LU There is a sense of wonder in the book—“How remarkable is the world, and all its creatures and the magnitude of feeling." What can you say about that? Do you feel that your notion of wonder in the everyday world has been heightened since you became a mother?
CM Wonder, as Emily Dickinson describes it, is a “beautiful but bleak” condition. Again when that veil lifted all that was left was wonder and awe. Reverence, admiration, fear, something sublime—I can’t say where it came from.
LU In Break Every Rule, you say, “Always I have loved poetry most, but at the same time felt the need for a larger canvas: a series of panels, a series of screens.” How might this relate to your writing of Mother and Child?
CM Mother and Child is a series of short pieces that work individually as prose poems, but when arranged sequentially, form a narrative—not a linear narrative, but a narrative nonetheless. This form has given me a way to combine the compression and intensity of poetry combined with the unrelenting vectors of narrative. The book is incantatory while possessing an undeniable trajectory.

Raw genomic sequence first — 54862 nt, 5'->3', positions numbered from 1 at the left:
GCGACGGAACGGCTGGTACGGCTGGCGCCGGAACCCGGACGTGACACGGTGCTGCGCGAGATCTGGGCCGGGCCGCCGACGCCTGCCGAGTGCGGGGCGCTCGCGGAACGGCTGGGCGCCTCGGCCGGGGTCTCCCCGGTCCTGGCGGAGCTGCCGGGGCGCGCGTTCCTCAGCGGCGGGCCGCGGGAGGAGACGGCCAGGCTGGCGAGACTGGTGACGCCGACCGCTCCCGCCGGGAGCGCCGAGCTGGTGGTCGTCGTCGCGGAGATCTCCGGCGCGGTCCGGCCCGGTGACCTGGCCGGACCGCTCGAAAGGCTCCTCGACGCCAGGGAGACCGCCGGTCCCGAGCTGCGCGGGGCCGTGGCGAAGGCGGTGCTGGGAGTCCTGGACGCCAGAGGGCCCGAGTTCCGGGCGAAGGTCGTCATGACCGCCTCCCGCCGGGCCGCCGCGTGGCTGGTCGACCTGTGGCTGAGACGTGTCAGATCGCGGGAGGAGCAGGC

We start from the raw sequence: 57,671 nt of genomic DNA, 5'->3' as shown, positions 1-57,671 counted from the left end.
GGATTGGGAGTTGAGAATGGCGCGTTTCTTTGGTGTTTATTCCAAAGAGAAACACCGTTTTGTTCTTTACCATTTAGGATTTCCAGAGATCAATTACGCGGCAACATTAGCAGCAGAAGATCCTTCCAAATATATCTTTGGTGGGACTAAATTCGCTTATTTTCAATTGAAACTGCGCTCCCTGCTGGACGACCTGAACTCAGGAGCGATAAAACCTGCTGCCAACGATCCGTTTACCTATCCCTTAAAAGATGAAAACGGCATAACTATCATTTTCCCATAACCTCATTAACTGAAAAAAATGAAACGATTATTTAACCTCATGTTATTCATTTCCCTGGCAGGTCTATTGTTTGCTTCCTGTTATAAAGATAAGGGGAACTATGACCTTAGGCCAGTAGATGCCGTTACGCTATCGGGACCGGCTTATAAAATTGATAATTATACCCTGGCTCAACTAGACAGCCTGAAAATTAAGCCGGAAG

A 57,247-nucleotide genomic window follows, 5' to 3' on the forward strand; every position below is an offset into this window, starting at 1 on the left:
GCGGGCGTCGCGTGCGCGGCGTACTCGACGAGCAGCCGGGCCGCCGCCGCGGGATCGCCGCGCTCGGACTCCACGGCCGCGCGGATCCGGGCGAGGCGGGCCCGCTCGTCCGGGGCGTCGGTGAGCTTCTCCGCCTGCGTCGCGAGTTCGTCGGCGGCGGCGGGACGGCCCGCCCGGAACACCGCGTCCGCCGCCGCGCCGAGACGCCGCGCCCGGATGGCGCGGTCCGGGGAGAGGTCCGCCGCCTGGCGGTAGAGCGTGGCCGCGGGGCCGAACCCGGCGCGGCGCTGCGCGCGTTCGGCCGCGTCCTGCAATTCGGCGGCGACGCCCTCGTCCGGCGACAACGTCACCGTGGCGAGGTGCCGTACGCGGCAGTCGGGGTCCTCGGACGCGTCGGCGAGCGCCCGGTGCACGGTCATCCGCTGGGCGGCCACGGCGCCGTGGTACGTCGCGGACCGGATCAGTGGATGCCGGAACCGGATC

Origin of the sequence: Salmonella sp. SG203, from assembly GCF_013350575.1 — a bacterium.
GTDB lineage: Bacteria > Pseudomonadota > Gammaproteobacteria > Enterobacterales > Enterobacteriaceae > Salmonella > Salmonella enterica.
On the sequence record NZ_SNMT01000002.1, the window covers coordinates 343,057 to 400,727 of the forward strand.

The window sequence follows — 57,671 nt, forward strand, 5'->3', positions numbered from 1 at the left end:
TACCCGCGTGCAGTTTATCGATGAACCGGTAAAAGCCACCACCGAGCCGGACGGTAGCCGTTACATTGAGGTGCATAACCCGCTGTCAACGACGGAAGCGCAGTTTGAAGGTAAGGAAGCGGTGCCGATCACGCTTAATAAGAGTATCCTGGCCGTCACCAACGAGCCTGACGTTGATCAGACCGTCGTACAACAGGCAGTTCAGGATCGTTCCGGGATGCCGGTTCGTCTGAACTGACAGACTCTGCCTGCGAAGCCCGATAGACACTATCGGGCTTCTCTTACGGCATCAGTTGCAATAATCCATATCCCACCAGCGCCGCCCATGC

LU I love the chapter entitled “Vision,” where the mother and the child go to the eye doctor and the mother sees the projection of her child’s eye. The mother sees herself through the child:
Suddenly the mother was a child again in her backyard in winter at night holding the hand of her own mother, the Grandmother from the North Pole. Who could have imagined that her own child’s eye was lined with the exact trees of her childhood? How strange is the very world we inhabit and call home.
I cherished these moments of imagery in the book that reveal the layers of the mother’s life before the child. What did creating this scene add to the novel for you?
CM The way in which we all inhabit the past, present, and future simultaneously reverberates in me. We are a part all of history, and also inhabit a single moment at the same time, the world of the living and the world of the dead, the far past, the recent past, and the immediate present, which is always elsewhere blooming or decaying into future or past. Time streams by us and within us, like the wind. Motherhood highlights this—you see a baby a toddler, a little girl, a teenager, a woman and someone who survives you all at the same time. Time is an essential element in all fiction, and is explicitly so in this book.
LU The novel is rich with animals: there is Bunny Boy (who plays a large role), the Girl’s stuffed lamb, Oscar the Death Cat, the wolf, the fox, the Rabbit Oracle, and of course, the Bat. I enjoyed the “lives” of these animals on the page. How did you envision the relationships between these animals and the mother and child?